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UFV project brings awareness to South Asian history and contributions

South Asian Canadian Legacy Project in Abbotsford launched with $1.14 million from province

A project at University of the Fraser Valley (UFV) has been launched to raise awareness and knowledge of the contributions and history of South Asian Canadians.

The South Asian Canadian Legacy Project – through UFV’s South Asian Studies Institute in Abbotsford – is backed by a $1.14 million grant from the province with support from the Abbotsford Community Foundation. It is part of the government’s response to community consultations on racism and hate conducted in 2019.

“The South Asian Canadian Legacy Project empowers British Columbians to discover, learn, research, and share the rich and robust histories of South Asian Canadians who helped build this beautiful province,” said Dr. Satwinder Kaur Bains, director at the UFV South Asian Studies Institute.

The initiative includes Saffron Threads ( — a new learning resource for B.C. teachers from kindergarten to Grade 12 that explores South Asian Canadian history, culture, and heritage.

RELATED: University of Fraser Valley receives $1.14M for Punjabi Canadian Legacy Project

It includes detailed activity plans and resources, developed in partnership with Open School BC, that will help teachers bring important topics for all students into the classroom including migration and settlement, discrimination, identity, and culture.

Archives that tell the stories of South Asian migration and contributions to Canada have found a new life as part of the legacy project.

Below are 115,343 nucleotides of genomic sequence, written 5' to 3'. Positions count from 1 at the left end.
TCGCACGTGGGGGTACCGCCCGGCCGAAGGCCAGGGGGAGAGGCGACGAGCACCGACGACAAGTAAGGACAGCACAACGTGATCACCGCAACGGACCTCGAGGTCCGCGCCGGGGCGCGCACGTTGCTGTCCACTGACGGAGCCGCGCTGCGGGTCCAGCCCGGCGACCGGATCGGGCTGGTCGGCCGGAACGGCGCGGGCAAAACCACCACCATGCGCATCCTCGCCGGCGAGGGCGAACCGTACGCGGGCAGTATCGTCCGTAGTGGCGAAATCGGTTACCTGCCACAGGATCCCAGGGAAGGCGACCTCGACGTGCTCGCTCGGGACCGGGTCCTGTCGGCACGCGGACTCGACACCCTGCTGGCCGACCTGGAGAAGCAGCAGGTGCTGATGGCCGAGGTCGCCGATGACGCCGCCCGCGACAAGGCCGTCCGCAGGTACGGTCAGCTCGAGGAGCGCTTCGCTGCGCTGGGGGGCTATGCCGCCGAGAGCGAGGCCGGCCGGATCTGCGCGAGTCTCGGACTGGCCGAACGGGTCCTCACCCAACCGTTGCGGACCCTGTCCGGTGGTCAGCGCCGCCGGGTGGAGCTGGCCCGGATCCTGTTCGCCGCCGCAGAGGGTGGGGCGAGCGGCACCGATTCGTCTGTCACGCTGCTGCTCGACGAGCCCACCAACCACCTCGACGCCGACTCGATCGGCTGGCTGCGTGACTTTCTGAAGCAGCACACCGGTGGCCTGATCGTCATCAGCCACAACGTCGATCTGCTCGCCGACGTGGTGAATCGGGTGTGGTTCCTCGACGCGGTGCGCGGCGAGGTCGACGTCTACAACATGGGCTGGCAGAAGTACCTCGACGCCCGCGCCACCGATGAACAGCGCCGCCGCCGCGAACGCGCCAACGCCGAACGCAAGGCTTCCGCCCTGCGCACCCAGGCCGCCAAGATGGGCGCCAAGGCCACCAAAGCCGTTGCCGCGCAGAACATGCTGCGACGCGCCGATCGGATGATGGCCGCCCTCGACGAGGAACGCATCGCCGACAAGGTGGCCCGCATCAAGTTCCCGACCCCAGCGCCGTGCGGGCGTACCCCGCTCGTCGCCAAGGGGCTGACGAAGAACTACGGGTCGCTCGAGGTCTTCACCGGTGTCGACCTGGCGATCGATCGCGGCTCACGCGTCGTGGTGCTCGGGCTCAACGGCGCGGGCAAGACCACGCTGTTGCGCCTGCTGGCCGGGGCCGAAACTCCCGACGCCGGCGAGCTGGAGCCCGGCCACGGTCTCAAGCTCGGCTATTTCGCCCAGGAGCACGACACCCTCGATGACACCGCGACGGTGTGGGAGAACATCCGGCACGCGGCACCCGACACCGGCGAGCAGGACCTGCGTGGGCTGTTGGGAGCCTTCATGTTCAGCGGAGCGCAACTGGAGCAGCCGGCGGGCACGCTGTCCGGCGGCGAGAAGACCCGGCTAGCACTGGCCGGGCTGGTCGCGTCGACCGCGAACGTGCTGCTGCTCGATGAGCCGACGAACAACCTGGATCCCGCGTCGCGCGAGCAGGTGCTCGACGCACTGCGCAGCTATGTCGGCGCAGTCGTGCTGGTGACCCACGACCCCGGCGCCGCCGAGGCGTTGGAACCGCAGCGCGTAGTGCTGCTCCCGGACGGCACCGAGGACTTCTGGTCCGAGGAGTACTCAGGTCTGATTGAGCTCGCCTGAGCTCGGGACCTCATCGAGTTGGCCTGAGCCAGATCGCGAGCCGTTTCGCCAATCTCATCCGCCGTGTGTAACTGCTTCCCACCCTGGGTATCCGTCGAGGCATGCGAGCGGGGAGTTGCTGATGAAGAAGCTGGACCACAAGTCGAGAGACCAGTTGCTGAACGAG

The UFV South Asian Studies Institute has methodically digitized thousands of photos, documents, and videos from privately held collections to create the South Asian Canadian Digital Archive (

The legacy project also includes a physical travelling exhibit that will visit all regions of B.C. over the next four years.

The bilingual exhibit titled Haq and History — “haq” meaning “rights” in Punjabi, Hindi, and Urdu— was developed in a collaboration between UFV and the Royal BC Museum.

The exhibit explores themes of trans-Pacific journeys, families and homes, community celebrations and commemorations, sawmill experiences, and community activism for rights and justice.

As the exhibit travels, it will partner with local institutions and South Asian Canadian communities to add relevant local content with the goal of expanding the historic record.

An outreach kit that educators, schools, and community centres can use to teach content from Haq and History is also available. B.C. schools and organizations can request a kit through the Royal BC Museum.

Haq and History can be viewed in the atrium of the Surrey City Centre Library until June 30, 2022, before the exhibit makes its way across B.C.

Ground-breaking research is captured in Union Zindabad!, which chronicles the history of South Asian Canadians’ involvement in the labour movement in partnership with the BC Labour Heritage Centre.

The project also undertook documentation and further engagement of historic sites of significance across the province.

As well, 19 authors came together to write chapters in A Social History of South Asians in British Columbia – a book that threads South Asian Canadian stories from 1897 to the present moment.

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Abbotsford News Staff

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